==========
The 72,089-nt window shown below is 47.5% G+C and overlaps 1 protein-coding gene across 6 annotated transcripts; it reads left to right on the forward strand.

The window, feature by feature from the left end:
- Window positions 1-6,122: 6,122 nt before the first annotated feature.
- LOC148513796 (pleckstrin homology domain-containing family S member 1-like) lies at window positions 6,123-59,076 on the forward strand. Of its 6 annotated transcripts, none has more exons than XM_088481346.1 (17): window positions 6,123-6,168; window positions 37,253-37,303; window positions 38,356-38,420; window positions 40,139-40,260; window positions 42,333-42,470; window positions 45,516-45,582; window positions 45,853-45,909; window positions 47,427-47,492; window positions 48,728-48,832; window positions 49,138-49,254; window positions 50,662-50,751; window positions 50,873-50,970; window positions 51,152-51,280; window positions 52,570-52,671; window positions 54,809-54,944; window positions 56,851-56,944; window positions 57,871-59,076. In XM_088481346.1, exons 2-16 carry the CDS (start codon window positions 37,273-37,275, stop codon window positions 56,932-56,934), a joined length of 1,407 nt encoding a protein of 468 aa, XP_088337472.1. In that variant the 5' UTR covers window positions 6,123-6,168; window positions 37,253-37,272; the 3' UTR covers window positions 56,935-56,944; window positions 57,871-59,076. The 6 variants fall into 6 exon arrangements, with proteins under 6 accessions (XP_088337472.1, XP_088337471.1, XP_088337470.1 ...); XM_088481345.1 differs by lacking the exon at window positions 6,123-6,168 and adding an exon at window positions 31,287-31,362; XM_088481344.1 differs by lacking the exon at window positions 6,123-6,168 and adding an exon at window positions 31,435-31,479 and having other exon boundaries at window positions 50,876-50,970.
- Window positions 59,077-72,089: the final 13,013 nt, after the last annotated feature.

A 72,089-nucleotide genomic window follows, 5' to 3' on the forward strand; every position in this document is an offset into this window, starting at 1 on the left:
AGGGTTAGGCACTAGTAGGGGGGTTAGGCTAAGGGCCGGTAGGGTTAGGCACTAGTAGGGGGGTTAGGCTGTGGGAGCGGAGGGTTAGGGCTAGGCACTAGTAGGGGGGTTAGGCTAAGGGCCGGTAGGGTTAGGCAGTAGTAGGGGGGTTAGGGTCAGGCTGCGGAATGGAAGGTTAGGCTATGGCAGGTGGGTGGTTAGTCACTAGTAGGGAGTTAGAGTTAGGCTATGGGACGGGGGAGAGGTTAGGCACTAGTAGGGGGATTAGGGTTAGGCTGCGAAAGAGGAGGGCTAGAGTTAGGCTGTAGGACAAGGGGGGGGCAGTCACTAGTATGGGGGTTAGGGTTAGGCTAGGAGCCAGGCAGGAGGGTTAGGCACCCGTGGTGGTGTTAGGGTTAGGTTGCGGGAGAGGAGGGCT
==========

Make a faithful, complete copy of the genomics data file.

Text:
The 72,089-nt window shown below is 47.5% G+C and overlaps 1 protein-coding gene across 6 annotated transcripts; it reads left to right on the forward strand.

The window, feature by feature from the left end:
- Window positions 1-6,122: 6,122 nt before the first annotated feature.
- LOC148513796 (pleckstrin homology domain-containing family S member 1-like) lies at window positions 6,123-59,076 on the forward strand. Of its 6 annotated transcripts, none has more exons than XM_088481346.1 (17): window positions 6,123-6,168; window positions 37,253-37,303; window positions 38,356-38,420; window positions 40,139-40,260; window positions 42,333-42,470; window positions 45,516-45,582; window positions 45,853-45,909; window positions 47,427-47,492; window positions 48,728-48,832; window positions 49,138-49,254; window positions 50,662-50,751; window positions 50,873-50,970; window positions 51,152-51,280; window positions 52,570-52,671; window positions 54,809-54,944; window positions 56,851-56,944; window positions 57,871-59,076. In XM_088481346.1, exons 2-16 carry the CDS (start codon window positions 37,273-37,275, stop codon window positions 56,932-56,934), a joined length of 1,407 nt encoding a protein of 468 aa, XP_088337472.1. In that variant the 5' UTR covers window positions 6,123-6,168; window positions 37,253-37,272; the 3' UTR covers window positions 56,935-56,944; window positions 57,871-59,076. The 6 variants fall into 6 exon arrangements, with proteins under 6 accessions (XP_088337472.1, XP_088337471.1, XP_088337470.1 ...); XM_088481345.1 differs by lacking the exon at window positions 6,123-6,168 and adding an exon at window positions 31,287-31,362; XM_088481344.1 differs by lacking the exon at window positions 6,123-6,168 and adding an exon at window positions 31,435-31,479 and having other exon boundaries at window positions 50,876-50,970.
- Window positions 59,077-72,089: the final 13,013 nt, after the last annotated feature.

A 72,089-nucleotide genomic window follows, 5' to 3' on the forward strand; every position in this document is an offset into this window, starting at 1 on the left:
AGGGTTAGGCACTAGTAGGGGGGTTAGGCTAAGGGCCGGTAGGGTTAGGCACTAGTAGGGGGGTTAGGCTGTGGGAGCGGAGGGTTAGGGCTAGGCACTAGTAGGGGGGTTAGGCTAAGGGCCGGTAGGGTTAGGCAGTAGTAGGGGGGTTAGGGTCAGGCTGCGGAATGGAAGGTTAGGCTATGGCAGGTGGGTGGTTAGTCACTAGTAGGGAGTTAGAGTTAGGCTATGGGACGGGGGAGAGGTTAGGCACTAGTAGGGGGATTAGGGTTAGGCTGCGAAAGAGGAGGGCTAGAGTTAGGCTGTAGGACAAGGGGGGGGCAGTCACTAGTATGGGGGTTAGGGTTAGGCTAGGAGCCAGGCAGGAGGGTTAGGCACCCGTGGTGGTGTTAGGGTTAGGTTGCGGGAGAGGAGGGCT